Beate Erlmoser

Wiener vs. Frankfurter

This is a meal served in almost every Austrian alpine hut, more of a snack, it’s great for a quick stop and a bit of fuel to carry on the day with. An Austrian guest will order a pair of ‘Frankfurter’s” whereas a German guest will order “Wiener Würstchen” or ‘Viennese sausages’. Do both guests get the same meal? The research done on this topic is interesting and informative but the reader should really decide for themselves as to what the truth really is.

Once upon a time, there was a butcher from Frankfurt...

...who seems to have enjoyed great success with his sausages and managed to sell an awful lot of them.

Back then, these sausages were a kind of thin boiled sausage made of pork-filled sheep intestine and were apparently created by him. The sausage was called ‘Saitling’ and it got its taste from a special smoking process. This type of sausage has been around since the middle-ages and the question is: how did they stick around for over 500 years?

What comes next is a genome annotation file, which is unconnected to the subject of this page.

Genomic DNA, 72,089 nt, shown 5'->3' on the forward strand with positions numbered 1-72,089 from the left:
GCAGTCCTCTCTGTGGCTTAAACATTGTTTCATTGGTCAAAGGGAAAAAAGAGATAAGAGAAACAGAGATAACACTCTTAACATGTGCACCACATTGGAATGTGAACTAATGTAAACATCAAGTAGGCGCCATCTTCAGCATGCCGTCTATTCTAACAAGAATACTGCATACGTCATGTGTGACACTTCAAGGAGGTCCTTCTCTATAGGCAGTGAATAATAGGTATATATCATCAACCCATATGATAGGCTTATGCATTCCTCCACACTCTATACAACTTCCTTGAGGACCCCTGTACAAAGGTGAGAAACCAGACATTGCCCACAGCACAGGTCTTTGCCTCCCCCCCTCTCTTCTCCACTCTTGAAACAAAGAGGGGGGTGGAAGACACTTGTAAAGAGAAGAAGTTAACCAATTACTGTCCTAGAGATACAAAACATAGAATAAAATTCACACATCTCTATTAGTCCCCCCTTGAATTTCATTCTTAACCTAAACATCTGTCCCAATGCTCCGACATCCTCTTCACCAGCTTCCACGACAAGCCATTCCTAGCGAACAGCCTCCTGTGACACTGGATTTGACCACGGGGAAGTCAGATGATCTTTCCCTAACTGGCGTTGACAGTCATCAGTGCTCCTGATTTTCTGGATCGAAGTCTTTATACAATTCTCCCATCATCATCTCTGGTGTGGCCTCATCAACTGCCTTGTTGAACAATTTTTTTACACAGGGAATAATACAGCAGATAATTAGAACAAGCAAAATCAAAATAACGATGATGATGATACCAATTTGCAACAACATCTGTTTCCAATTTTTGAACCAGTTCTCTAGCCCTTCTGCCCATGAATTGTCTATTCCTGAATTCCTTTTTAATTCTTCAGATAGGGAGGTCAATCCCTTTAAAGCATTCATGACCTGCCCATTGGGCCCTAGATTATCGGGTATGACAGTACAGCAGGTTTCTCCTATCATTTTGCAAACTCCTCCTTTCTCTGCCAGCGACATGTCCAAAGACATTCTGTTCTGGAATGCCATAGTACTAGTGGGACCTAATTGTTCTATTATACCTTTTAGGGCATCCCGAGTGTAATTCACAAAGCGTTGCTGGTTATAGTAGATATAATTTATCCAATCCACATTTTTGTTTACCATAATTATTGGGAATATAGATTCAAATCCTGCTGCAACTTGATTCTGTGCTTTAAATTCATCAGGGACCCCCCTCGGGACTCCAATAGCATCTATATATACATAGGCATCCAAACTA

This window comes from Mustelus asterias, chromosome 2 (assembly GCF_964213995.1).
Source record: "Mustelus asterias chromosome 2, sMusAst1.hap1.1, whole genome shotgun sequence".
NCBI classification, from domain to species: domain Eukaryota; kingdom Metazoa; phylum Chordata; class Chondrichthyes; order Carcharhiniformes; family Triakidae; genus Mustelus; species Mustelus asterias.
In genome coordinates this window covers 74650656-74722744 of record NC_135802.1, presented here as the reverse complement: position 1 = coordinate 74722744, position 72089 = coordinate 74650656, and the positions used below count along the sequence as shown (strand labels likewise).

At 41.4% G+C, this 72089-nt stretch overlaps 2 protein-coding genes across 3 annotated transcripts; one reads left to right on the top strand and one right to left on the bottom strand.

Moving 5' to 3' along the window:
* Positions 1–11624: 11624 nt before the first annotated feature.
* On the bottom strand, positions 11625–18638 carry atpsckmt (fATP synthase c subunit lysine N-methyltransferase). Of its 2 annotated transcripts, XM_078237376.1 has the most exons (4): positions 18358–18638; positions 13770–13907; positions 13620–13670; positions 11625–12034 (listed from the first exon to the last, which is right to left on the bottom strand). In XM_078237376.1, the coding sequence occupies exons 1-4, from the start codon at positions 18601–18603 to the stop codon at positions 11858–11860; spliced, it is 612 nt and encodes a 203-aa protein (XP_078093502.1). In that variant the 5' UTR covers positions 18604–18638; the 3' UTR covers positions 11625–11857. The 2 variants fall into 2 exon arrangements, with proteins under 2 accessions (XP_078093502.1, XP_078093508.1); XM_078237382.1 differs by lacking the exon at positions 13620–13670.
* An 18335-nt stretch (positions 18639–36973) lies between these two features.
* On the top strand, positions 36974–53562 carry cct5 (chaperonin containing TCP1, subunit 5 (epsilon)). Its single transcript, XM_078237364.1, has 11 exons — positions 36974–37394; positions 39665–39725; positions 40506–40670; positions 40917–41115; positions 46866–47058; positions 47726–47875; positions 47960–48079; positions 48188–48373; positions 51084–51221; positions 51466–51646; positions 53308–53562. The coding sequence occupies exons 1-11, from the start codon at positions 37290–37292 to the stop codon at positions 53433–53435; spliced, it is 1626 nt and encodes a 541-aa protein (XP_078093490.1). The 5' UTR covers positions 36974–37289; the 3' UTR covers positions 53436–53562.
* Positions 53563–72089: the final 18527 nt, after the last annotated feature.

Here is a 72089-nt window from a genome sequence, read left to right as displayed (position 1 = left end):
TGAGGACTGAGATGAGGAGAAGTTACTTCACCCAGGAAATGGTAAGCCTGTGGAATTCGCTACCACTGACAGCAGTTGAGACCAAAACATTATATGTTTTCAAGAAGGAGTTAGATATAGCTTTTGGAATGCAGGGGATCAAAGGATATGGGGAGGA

As a matter of fact, the name of the ‘Frankfurter sausage’ has been protected as a geographical name of origin since 1860. It remains to be seen whether it is always an advantage to be allowed to call the Frankfurter sausage one’s own!

During those times, it was forbidden to mix pork and beef together and there were two types of butchers – one for pork and one for beef. In Austria, things were a little different and the two could be mixed and so the master butcher Lahner decided to move to Vienna, where he opened his shop and created a new kind of sausage.

This is how the so-called “Wiener Würstchen” or ‘Viennese sausage’ came to be, although there is no evidence that Austria tried to patent the name in court. These are the sausages we get when we order a pair of frankfurters in Austria – filled with a mixture of pork and beef.

Another folklore says that Frankfurters came to Vienna from southern Germany as early as 1840, and a recipe for Viennese sausages can also be found in a cookbook that existed as early as 1840.

All in all: In Austria, a Viennese sausage is a sliced sausage with mustard. Frankfurters are the thin sausages filled with a mixture of pork and beef. If you order Viennese sausages, you will either be served a pair of frankfurters or you might even be told a joke such as: "There are currently no guests from our federal capital present!"

Beate Erlmoser

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